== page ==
Editor-in-Chief emeritus of the ChessBase News page. Studied Philosophy and Linguistics at the University of Hamburg and Oxford, graduating with a thesis on speech act theory and moral language. He started a university career but switched to science journalism, producing documentaries for German TV. In 1986 he co-founded ChessBase.
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Highbee Highbee 6/25/2020 12:16
IM Femi Balogun played GM Magnus Carlsen(current world champion)in the 2017 FIDE world cup Tilibisi, round 1, They shook hands
Carlsen defeated Anatoly Karpov at the Reykjavic Rapid in 2004, they shook hands. Anatoly Karpov played Boris Spassky e.g. Porto vecchio 2006 in France, and a warm handshake took place. Boris Spassky battled Jose Raul Capablanca in many games at Havana 1962 and many handshake occurred. So when I shake my friend (untreated player) who played IM Femi Balogun at Iwo 2020 tournament a local tournament, I have successfully created a chess handshake chain with the above world champion and many more. In short I'm just three handshake away from Carlsen (the most famous player I know) and six handshakes away from Capablanca, my favourite.😇
anthonyy anthonyy 6/24/2020 11:36
these chains are usually rather short

you can imagine two variations, which will lengthen the chain:
1) do not take simuls into account
2) find someone whom you beat, who beat someone, ..., who beat a world champion
DavidFriedman DavidFriedman 6/24/2020 11:30
The mentions of Bisguier and Christiansen reminded me of some other connections that I have. I shook hands with Bisguier when he analyzed games at the Kings Island tournament in the 1990s/early 2000s. That reduces my Fischer number to 2. Bisguier played Reshevsky, so my HN number for Capablanca, Alekhine and any WC who Reshevsky played is 3. I played many USCF games against Richard Ling, who beat Christiansen in a simul in the 1980, so my HN number for any World Champion who Christiansen played is 3. I lost to Stuart Rachels in a simul in the early 1990s, so my HN number is three for Anand and any other WC who Rachels played.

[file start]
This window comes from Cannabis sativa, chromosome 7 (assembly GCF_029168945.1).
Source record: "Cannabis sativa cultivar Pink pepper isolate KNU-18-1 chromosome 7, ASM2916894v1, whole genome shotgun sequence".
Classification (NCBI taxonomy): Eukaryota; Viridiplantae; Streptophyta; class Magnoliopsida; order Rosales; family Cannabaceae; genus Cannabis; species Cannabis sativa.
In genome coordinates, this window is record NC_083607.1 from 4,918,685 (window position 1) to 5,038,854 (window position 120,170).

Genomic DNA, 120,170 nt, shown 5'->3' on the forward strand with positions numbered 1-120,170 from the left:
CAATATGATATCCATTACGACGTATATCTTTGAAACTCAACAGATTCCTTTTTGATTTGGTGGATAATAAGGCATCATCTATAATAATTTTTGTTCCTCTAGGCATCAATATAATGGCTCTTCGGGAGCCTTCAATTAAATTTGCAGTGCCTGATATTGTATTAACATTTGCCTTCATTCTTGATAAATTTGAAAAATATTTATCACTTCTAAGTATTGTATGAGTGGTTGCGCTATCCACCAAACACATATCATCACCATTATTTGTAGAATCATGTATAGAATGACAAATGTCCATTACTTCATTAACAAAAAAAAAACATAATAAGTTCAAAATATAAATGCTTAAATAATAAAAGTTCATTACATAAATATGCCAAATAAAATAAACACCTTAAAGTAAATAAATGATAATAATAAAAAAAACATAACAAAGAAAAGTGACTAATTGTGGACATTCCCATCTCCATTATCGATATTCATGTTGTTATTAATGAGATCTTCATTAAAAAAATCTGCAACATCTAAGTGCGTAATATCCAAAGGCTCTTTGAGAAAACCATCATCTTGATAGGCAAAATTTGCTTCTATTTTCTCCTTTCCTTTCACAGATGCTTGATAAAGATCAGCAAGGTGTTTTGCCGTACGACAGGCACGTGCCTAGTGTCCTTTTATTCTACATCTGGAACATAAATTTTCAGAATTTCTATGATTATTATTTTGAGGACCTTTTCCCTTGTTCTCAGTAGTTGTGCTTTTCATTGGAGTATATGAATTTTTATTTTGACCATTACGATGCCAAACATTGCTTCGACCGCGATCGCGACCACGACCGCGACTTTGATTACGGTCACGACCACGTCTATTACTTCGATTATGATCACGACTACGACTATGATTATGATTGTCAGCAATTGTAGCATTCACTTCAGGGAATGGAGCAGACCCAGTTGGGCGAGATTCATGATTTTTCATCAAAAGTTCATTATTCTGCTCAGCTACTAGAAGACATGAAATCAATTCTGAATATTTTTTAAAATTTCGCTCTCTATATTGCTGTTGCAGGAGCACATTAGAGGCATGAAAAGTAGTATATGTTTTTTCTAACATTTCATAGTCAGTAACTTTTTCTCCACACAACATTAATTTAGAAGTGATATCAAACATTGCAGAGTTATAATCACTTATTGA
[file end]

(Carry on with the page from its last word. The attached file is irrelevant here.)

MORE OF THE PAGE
Frederic Frederic 6/24/2020 11:27
@JulioK: Julio, great to hear from you again. Safe and sound? I give up -- who connects you with Che and Nelson Mandela? Important to know, because that puts me at 2 to them.
@Lars Rasmussen: great to hear from you again. Email me (same old id) and I will send you a picture of you and Matthias playing simultaneously against John Nunn, like 100 years ago. And of course you are right, I was just one handshake away from the President. Somehow it feels a bit tricky: I was competing with Hoimar, who was zero handshakes away from so many famous people. If I was six handshakes away from most of them I could reduce that to one by saying to Hoimar: Okay, you win. I'll shake you on that!
Petek Petek 6/24/2020 10:27
I played in simuls against Bisguier, Lombardy and Benko (long ago). I also knew juliok and lived in the same apt bldg in 1977 - 1978 (Hi Julio!). Any of those gives me Reshevsky. (Pete Klimek)
Lars Rasmussen Lars Rasmussen 6/24/2020 10:14